I am currently receiving funding from EPSRC (2012-2014) and BBSRC (2011-2014).
My research is interdisciplinary and spans epidemiology, microbiology and applied mathematics. There are two central themes: mathematical models in epidemiology and evolution, and computational approaches to model bacterial metabolism. The interdiscplinary nature of this work, the volume and complexity of the data, and the link to both human and pathogen population dynamics all pose significant challenges. At the same time, next-generation sequence and transcriptome data bring a tremendous research opportunity in developing the theoretical tools to understand how pathogens adapt to their environments - including both the metabolic systems enabling them to live in complex in-host environments, and also the strategies they adopt in the face of selective pressure at the host population level (for example, through antibiotic treatment and vaccination). New theoretical and computational tools will help to make the most of these data, and will have fruitful applications in fields ranging from metabolic engineering to public health.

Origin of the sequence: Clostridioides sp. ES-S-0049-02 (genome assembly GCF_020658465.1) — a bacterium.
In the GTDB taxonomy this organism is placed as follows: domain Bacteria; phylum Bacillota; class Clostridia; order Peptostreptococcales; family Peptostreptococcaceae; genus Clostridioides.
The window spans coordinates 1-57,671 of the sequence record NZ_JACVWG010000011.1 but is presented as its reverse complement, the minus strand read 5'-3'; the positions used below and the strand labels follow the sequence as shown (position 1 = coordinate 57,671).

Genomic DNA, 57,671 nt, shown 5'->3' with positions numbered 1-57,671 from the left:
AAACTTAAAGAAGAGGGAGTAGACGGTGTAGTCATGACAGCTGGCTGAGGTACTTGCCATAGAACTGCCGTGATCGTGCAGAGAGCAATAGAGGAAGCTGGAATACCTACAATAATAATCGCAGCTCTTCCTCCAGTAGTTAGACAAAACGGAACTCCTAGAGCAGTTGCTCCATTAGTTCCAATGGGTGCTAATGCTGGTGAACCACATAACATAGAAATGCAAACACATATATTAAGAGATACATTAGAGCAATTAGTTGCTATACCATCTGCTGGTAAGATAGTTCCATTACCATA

Fraser, Christophe, Department of Infectious Disease Epidemiology, Imperial College London